After careful consideration, and in light of budget reductions, we have decided to end the Oregon Provider Directory (OPD) program.
The Oregon Health Authority implemented the Oregon Provider Directory (OPD) for use by organizations in the Medicaid enterprise (e.g., CCOs, providers, clinics, and their staff). The OPD has been a core component of OHA’s efforts to support care coordination, health information exchange, administrative efficiencies, and health analytics. Specifically, the OPD was intended to be a centralized source of trusted provider data.
However, during the early stages of onboarding organizations to the OPD in March 2020 OHA paused soft launch due to COVID-19. Ultimately, the OPD did not receive the funds needed to continue the program. OHA leveraged Medicaid HITECH Act funding for the OPD which expires in 2021 and needed to transition to regular Medicaid funding. That shift required additional state fund match, which was not included in the final OHA 21-23 state budget which prioritized funding for health equity, behavioral health, and public health.
What was the purpose of the OPD?
The initial purpose of the OPD was support Medicaid providers and organizations by providing an accurate, centralized source of provider data that would support coordinated care, increase efficiencies, and enhance analytic and reporting capabilities. There were no legislative mandates to use the OPD.
How were stakeholders involved in the OPD?
The Provider Directory Advisory Committee (PDAC) met from 2015-2019 to provide the Oregon Health Authority subject matter guidance on the development of provider directory services. The PDAC was comprised of external stakeholders representing a wide range of roles and affiliations within the health information technology arena. PDAC built on the past work from the
Provider Directory Workgroup.
In addition, a provider directory subject matter expert workgroup was convened from 2017-2019 to ensure the Provider Directory would meet the needs of users, provide input on program policies, technical components, and user workflows, and participate in user acceptance testing.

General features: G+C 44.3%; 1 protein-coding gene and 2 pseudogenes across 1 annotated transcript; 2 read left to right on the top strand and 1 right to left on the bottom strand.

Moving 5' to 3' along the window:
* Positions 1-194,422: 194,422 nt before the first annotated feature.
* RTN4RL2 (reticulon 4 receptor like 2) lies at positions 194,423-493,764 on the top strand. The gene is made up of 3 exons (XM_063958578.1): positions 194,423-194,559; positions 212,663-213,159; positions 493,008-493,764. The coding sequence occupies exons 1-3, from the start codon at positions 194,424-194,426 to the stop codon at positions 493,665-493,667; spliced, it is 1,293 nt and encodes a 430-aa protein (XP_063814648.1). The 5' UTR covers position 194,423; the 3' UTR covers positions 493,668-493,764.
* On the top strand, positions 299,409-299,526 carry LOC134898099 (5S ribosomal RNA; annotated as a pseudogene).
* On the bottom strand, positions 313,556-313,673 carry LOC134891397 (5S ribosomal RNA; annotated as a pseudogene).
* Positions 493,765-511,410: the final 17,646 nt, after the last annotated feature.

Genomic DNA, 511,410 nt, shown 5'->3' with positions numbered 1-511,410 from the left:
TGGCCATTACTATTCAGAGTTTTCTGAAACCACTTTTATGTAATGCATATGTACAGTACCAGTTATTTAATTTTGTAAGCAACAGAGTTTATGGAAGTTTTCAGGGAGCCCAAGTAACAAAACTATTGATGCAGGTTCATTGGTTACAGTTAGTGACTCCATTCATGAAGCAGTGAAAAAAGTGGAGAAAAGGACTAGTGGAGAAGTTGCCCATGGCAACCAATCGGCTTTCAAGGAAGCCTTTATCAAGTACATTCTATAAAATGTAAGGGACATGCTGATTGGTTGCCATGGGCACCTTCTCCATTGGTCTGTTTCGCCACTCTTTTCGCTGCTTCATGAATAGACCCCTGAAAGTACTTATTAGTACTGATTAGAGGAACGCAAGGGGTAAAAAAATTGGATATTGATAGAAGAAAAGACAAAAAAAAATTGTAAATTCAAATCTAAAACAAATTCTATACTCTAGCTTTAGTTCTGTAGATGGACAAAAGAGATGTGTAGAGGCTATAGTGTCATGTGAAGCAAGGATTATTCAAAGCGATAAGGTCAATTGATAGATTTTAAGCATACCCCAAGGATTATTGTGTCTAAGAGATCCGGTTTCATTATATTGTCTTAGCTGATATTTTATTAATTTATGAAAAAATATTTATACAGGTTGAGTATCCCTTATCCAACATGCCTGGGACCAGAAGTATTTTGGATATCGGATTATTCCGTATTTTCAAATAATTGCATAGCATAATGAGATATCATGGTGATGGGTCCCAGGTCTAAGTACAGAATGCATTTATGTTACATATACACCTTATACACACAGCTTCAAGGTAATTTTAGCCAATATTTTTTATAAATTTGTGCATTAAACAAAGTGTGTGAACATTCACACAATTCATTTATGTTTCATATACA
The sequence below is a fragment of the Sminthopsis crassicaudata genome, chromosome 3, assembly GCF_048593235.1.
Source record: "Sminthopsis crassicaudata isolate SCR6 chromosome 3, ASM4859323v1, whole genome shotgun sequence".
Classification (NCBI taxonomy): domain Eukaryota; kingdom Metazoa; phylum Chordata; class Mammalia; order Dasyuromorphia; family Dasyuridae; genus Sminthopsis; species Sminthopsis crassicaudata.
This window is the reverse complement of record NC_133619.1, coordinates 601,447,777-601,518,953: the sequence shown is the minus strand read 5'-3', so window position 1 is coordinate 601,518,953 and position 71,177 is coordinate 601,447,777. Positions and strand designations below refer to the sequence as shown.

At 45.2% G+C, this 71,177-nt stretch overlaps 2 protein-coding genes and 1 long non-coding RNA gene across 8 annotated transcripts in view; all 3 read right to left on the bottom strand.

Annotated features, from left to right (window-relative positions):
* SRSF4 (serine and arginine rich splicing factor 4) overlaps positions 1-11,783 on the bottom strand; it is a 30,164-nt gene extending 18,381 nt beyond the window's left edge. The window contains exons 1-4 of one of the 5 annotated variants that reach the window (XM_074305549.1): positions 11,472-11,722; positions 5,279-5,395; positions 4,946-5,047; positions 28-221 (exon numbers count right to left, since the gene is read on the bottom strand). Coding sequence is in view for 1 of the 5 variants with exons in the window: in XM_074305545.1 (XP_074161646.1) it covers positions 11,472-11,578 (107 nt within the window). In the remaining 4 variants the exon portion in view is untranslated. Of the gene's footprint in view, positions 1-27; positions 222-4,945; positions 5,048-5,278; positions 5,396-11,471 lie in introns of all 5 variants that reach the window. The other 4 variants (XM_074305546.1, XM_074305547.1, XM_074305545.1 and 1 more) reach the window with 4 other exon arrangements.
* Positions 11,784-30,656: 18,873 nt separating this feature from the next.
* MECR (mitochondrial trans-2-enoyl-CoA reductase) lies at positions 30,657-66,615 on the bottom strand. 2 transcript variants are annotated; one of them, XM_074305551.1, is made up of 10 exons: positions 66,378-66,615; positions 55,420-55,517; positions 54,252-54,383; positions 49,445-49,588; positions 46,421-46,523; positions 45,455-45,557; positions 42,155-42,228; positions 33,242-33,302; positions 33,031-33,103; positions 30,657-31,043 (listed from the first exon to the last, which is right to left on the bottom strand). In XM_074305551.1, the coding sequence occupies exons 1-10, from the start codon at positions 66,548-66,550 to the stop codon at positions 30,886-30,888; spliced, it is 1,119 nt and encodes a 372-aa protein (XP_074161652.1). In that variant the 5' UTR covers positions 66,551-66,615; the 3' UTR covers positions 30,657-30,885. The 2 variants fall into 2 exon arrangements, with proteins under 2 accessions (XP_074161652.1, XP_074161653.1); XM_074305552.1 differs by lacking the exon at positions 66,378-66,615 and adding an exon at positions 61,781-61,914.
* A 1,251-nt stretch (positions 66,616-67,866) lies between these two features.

OHA is deeply appreciative of the hard work and time put in by the members of the PDAC and the Provider Directory Workgroup.
How was the OPD Implemented?
In September 2019, the OPD was implemented in an incremental approach, starting with a soft launch to a volunteer group of organizations in Central Oregon. The purpose of soft launch was to allow users to use the OPD in for a targeted set of use cases, test the quality of the data, and establish a clear value proposition before rolling it out to a broader audience. After soft launch, planning for incremental rollout would follow until the OPD reached statewide adoption. However, soft launch was paused for external users in March 2020 due to COVID-19, and the OPD program focused on internal OHA uses and augmenting OPD data sources.
What led to the decision to end the program?
The OPD did not receive the funds needed to continue the program. OHA leveraged Medicaid HITECH Act funding for the OPD which expires in 2021 and needed to transition to regular Medicaid funding. That shift required additional state fund match, which was not included in the final OHA 21-23 budget which prioritized funding for health equity, behavioral health, and public health.OHA explored whether there were other opportunities to fund the work, but after careful consideration, OHA made the difficult decision to end the OPD.
How was the OPD funded and what were the costs to participate in the OPD? There were no costs to organizations to participate in the OPD. OHA received Medicaid HITECH Act funding at a 90% Federal Match rate from Centers for Medicare & Medicaid Services (CMS) to support the OPD. HITECH funding expires in 2021 so OHA needed to transition from federal HITECH funding to regular Medicaid federal funding. That shift required additional state fund match to continue existing work. The share of funding needed to support ongoing OPD work was not included in the final OHA 21-23 budget, which was approved by the legislature at the end of June 2021. Total costs to develop, design, implement, and operate the OPD since inception of the project was about $12 million, 10% of which were state funds.
Do other states have statewide provider directories? Provider directories can take many forms and serve a variety of purposes. The context and uses for the directories may differ. For example, payers manage their own provider data to populate their patient-facing directories and their billing systems. The OPD was intended to be a statewide cross-payer/cross-provider master provider directory to support administrative efficiencies, care coordination, and analytics at a state level. Though California has a legislatively mandated provider directory, most states do not offer directories at this level.
Where can I look for more information? All historical information will continue to be available on the
OPD program site. For additional questions, program contact emails are as follows:
Frequently Asked Questions (FAQs)
FAQs last updated December 2019.
Oregon Provider Directory Overview
Overview of Oregon's Provider Directory work and solution
Updated January 2019
Office of the National Coordinator for Health IT (ONC)